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How you like that umami?

JONO GALUSZKA
Last updated 08:37 20/06/2014

I am one of those people who will always pick savoury over sweet.

Sure, I love cake as much as the next person, but there is something so much more satisfying about savoury food.

For a long time I was not able to put my finger on it, but everything clicked when I learned what exactly we taste.

There's sweet, salt, sour and bitter. That is what we are taught when we are young.

But there is also that fifth taste - umami.

Umami is that savoury taste, set off by our tongues coming into contact with glutamates.

Glutamates, specifically glutamic acid, are naturally occurring in many foods.

Ripe tomatoes are red glutamic acid grenades, but most will only know of glutamates from monosodium glutamate (MSG).

That powder is like magic fairy dust, instantly going Spinal Tap on savoury food by turning the flavour up to 11.

But MSG has had a bad rap ever since Robert Ho Man Kwok alleged the food at Chinese restaurants gave people strange reactions.

The symptoms were blamed on MSG, but no testing was done by Kwok to check this.

While many restaurants will now proudly exclaim they do not use MSG, there is no evidence it is bad for you.

In fact, Food Standards Australia New Zealand says MSG is safe for all but less than 1 per cent of the population.

While I do not know of MSG being thrown into beer, umami is present in many brews.

Most think of beer being sweetened with malt and bittered with hops.

While sourness and even saltiness can come into play, umami is not often discussed when tasting beer.

But savoury flavours in beer are nothing new.

You will not find it in a bright lager. Instead, head to the dark side to see what I mean.

I first noticed umami in beer when I shared this bottle of Yeastie Boys PKB Remix 2010 with beer writer Phil Cook.

The beer tasted like a chocolate-coated orange due to the liberal use of American hops and dark malts, but also had a distinct savoury, Marmite-like flavour before a dry finish.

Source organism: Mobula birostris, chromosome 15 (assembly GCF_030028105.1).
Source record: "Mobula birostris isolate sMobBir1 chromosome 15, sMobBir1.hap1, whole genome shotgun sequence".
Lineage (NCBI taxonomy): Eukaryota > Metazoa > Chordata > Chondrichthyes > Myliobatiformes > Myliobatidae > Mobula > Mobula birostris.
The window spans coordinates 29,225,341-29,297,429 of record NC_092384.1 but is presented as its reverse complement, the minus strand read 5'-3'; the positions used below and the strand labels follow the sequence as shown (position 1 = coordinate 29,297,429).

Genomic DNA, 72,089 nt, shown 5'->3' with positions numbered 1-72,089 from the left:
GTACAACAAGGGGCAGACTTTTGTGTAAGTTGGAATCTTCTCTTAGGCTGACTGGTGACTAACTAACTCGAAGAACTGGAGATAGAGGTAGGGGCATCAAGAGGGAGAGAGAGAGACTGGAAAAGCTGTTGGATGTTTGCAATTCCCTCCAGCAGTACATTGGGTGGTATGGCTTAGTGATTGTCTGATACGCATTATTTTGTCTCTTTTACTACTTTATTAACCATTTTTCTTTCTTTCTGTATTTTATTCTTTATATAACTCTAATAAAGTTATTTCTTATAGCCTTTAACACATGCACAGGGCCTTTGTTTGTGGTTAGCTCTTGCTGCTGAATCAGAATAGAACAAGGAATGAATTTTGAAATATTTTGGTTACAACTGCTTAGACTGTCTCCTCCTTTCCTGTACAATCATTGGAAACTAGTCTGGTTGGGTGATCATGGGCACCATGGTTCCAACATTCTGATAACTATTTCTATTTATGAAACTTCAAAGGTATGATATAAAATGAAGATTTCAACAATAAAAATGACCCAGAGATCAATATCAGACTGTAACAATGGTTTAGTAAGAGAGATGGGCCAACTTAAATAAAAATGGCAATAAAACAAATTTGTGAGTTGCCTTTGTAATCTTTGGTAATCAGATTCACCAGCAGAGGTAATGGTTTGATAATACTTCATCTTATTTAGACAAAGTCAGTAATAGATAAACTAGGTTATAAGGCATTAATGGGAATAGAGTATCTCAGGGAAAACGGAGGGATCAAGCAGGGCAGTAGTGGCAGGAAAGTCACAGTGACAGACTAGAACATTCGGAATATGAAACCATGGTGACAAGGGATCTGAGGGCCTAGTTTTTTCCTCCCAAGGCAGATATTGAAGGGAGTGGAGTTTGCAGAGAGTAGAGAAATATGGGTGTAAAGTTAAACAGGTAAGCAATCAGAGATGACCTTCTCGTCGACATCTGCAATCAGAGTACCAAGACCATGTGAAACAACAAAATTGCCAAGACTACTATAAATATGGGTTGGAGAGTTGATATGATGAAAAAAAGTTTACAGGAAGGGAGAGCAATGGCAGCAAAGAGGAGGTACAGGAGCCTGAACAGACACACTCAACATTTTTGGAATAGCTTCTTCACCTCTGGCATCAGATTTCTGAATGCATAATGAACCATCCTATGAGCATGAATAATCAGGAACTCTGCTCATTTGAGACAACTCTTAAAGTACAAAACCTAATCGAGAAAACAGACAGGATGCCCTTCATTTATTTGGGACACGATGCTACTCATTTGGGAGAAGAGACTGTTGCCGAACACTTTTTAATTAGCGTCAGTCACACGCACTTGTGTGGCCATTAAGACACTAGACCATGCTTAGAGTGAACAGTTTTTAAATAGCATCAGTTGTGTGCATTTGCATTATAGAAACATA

Yes, that sounds disgusting, but the umami helped fill the gap between the candy-like aroma and dry finish; it was a bridge that took you over what would otherwise be chasms in the beer's palette.

While the PKB Remix was made with hops, malt, water and yeast, it is possible to add ingredients to create umami in the beer.

If anyone was going to do it, it was going to be Garage Project.

Creators of beers including chilli, mint, lime, green coffee beans and many other odd ingredients, the Wellington brewers know how to take things a few steps further than almost all others.

Their Umami Monster, though, is arguably the maddest sounding beer they have ever made.

There is no way of even pretending it is close to a normal beer; kelp, smoked malt, sea water and katsobushi (that's dried, fermented bonito flakes) have been combined to make something which sounds closer to fish sauce than beer.

If you put a glass of it in front of someone without telling them what it was, they would probably spray the first sip back at you.

But when you know what you are drinking, Umami Monster is a flavour explosion.

The smoked malt combines with the oceanic ingredients to make, well, a glass of umami.

While not everyone will want to drink something like Umami Monster, no one should be worried if they think they taste Marmite or soy sauce in their beer.

There is nothing wrong with umami in your beer, just as long as you like how it tastes.

- Manawatu Standard

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